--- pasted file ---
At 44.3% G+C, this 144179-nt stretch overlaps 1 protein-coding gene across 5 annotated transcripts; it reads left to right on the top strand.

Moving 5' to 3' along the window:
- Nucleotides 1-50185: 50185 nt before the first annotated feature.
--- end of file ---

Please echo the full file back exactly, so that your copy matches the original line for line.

At 44.3% G+C, this 144179-nt stretch overlaps 1 protein-coding gene across 5 annotated transcripts; it reads left to right on the top strand.

Moving 5' to 3' along the window:
- Nucleotides 1-50185: 50185 nt before the first annotated feature.